Kathryn Bowen on “Framing” Feminist Evaluation

Greetings from Music City! I am Kathryn Bowen, Vice President for Research & Evaluation at Centerstone Research Institute. I am involved with the planning, implementation, and reporting of multiple program evaluations. Universal professional values like honesty, integrity, accountability, tolerance, and respect for people influence all my work. My feminist values are aligned with fairness, social justice, equity, and empathy regardless of political, social, economic, geographic, gender, ethnic, and age differences.  I intentionally design evaluations to increase the likelihood that the data collected, analyzed, and reported help me understand the multiple realities and lived experiences of women and sensitizes me to social structures that perpetuate inequity, oppression, social injustice, and powerlessness of women. This is done most commonly by including multiple and mixed methods in my evaluation/analysis plans. My ultimate aim is to generate knowledge to create change that makes a difference in the lives of women. A disclosure and conscious decision on my part is that in some program contexts I need to conduct these feminist evaluations without out “framing it” as feminist.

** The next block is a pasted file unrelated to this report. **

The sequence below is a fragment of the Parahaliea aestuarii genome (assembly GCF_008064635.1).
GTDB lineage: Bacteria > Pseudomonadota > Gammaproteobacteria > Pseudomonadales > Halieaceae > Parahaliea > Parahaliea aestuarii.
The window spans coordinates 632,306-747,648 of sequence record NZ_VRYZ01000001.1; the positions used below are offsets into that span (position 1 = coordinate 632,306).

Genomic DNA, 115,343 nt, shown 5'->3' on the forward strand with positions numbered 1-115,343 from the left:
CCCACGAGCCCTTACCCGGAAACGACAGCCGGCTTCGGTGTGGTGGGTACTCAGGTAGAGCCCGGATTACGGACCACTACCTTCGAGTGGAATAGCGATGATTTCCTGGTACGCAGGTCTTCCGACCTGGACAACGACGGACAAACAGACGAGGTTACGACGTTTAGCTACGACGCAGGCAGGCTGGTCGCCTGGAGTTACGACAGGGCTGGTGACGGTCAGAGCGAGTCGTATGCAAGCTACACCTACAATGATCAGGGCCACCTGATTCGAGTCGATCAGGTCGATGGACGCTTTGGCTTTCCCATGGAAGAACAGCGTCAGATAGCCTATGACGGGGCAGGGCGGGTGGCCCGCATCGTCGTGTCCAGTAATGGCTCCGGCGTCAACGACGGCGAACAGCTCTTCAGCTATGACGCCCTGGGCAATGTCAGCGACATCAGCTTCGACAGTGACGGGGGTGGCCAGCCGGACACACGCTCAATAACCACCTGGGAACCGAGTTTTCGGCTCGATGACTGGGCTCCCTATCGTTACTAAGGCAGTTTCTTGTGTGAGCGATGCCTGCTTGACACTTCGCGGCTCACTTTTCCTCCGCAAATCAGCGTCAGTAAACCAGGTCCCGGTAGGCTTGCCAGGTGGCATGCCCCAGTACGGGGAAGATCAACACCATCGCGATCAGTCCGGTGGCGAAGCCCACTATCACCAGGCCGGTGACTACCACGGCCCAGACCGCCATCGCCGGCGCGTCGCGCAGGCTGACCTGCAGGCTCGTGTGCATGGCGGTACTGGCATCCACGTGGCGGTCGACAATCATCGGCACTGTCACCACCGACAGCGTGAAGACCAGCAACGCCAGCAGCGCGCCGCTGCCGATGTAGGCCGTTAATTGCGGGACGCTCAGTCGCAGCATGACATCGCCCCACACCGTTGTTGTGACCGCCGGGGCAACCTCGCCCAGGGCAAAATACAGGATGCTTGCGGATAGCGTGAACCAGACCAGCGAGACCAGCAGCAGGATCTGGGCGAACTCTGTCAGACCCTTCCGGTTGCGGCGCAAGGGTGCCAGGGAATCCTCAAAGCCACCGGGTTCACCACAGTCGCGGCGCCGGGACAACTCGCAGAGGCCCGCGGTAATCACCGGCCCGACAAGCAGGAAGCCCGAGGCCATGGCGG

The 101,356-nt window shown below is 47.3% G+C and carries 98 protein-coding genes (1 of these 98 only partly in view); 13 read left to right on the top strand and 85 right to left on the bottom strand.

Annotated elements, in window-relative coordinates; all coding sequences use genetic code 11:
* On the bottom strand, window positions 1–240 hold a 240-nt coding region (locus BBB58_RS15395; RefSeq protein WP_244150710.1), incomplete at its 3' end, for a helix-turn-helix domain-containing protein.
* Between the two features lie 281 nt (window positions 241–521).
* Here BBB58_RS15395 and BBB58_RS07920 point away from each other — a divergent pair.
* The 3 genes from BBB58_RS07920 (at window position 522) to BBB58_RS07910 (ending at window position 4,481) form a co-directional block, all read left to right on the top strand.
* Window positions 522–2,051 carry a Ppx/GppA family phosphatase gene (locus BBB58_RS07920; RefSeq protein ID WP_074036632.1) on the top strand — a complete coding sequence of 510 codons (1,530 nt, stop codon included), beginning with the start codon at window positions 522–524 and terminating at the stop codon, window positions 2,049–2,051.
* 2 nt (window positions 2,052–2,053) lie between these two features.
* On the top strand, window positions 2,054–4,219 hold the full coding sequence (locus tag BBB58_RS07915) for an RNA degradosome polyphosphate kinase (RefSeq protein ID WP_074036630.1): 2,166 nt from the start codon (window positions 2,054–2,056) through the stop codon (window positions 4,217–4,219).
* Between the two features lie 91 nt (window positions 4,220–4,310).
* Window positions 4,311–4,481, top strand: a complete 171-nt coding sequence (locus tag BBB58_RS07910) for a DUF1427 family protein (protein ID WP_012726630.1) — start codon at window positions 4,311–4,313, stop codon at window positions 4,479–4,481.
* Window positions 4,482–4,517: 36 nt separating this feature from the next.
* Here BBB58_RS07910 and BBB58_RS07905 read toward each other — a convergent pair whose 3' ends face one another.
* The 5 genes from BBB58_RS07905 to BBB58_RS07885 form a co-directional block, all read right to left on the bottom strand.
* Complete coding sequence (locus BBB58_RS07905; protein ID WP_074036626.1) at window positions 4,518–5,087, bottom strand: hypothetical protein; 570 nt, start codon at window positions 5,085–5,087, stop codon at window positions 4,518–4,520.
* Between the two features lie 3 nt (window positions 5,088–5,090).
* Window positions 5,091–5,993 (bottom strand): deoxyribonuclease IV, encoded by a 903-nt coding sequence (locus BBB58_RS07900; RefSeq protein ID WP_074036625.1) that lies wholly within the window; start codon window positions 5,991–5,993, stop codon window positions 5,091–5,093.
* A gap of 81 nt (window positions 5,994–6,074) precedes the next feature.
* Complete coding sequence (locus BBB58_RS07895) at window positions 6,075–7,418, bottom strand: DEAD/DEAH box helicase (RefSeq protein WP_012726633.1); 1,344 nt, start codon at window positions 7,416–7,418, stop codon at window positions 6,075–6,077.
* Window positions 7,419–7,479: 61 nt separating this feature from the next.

Lessons Learned:

  • I have found that using the term feminist can undermine the intent of the evaluation work. Instead, I strive to be clear about values and objectives of the evaluation.
  • Depending upon the program context and the culture/perspective of program participants, my approach as feminist might exclude rather than include women impacted most significantly by the program.
  • It is important to recognize that my concerns as an educated, white, middle class woman may not be normative for traumatized women enrolled in co-occurring mental health and substance abuse treatment programs.
  • Systematic oppression can be totally invisible to women who have internalized it from the cradle.
  • To integrate feminist guidelines that help to frame the evaluation planning and implementation it is best to be transparent about what I mean by “feminist evaluation” rather than being strident about using the term “feminist” or labeling myself a “feminist evaluator”.

Hot Tip:

  • Feminist evaluation principles need to be reflected clearly and words marked by authenticity rather than a label.
  • As a feminist evaluator, clearly frame your values, seek to understand the values of program stakeholders, and establish ways to communicate shared and divergent values in the process. This can help you understand lived experiences and identify structural inequality that exists in organizations, institutions, governments, or social networks where embedded bias provides advantages for some members and marginalizes or produces disadvantages for others.

Rad Resources:

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